Wednesday, May 21th 2008, 11:00-12:00 AM in Celestijnenlaan 200A room 05.001, 3001 Leuven-Heverlee
Computation and Control: New Methods and New Possibilities
By Matthew Peet (INRIA Rocquencourt)
The study of the control systems is one of the oldest disciplines in engineering, yet recently there has been a substantial change in the way it is practiced. Powerful computers and efficient algorithms for optimization have replaced graphs and tables as the tools of the practicing control engineer. In fact, most problems that control engineers are currently working on are complex enough that devising a reliable controller would be a practical impossibility without computational aids.
In this talk, we give examples of the new types of complex systems which control engineers have begun to investigate in recent years. These examples come from Internet congestion control and cancer therapy and include features such as nonlinearity, delay, and decentralized structure. To address these systems, we adopt ideas from computer science and optimization and combine them with control theory using results from mathematical analysis. The results are used to design numerical algorithms which are then applied to real problems in Internet congestion control and cancer therapy.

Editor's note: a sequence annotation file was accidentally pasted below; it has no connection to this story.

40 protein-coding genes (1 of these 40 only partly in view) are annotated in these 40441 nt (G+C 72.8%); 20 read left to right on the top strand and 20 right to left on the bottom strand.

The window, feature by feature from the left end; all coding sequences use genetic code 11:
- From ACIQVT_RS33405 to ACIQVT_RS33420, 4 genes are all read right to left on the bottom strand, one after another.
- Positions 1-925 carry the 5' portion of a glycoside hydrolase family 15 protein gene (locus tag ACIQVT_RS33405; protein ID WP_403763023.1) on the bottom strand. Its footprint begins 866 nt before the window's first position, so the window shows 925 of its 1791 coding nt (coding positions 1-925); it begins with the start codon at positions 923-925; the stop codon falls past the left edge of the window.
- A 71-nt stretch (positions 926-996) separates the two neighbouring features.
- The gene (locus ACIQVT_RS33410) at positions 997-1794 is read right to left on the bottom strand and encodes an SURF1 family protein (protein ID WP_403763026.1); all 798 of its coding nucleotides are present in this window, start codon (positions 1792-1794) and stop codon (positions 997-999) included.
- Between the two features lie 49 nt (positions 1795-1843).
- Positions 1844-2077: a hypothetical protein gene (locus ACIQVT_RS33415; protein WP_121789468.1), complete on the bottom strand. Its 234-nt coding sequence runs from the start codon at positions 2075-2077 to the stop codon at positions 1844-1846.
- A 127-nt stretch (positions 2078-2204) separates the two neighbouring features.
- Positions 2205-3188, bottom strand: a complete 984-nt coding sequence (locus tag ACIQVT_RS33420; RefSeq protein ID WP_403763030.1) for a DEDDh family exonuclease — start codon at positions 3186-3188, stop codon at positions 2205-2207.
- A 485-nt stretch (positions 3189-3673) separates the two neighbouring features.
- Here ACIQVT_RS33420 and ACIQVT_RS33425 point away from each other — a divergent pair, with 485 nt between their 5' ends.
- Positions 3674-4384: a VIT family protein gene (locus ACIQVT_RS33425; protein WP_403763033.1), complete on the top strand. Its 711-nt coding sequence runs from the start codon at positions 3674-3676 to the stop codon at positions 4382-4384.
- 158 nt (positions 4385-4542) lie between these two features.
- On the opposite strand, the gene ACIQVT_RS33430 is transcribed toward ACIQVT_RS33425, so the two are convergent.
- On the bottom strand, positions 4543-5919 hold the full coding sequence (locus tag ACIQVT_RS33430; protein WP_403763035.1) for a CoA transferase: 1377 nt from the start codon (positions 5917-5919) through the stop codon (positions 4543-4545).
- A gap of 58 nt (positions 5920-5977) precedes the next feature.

Matthew Peet received the B.S. in Physics and in Aerospace Engineering from the University of Texas at Austin in 1999 and the M.S. and Ph.D. in Aeronautics and Astronautics from Stanford University in 2001 and 2006. He is currently a Postdoctoral Fellow at the National Institute for Research in Computer Science and Control (INRIA) near Paris, France. His research interests include computational methods of analysis and control of nonlinear and distributed systems. He works extensively on polynomial optimization algorithms including the sum-of- squares methodology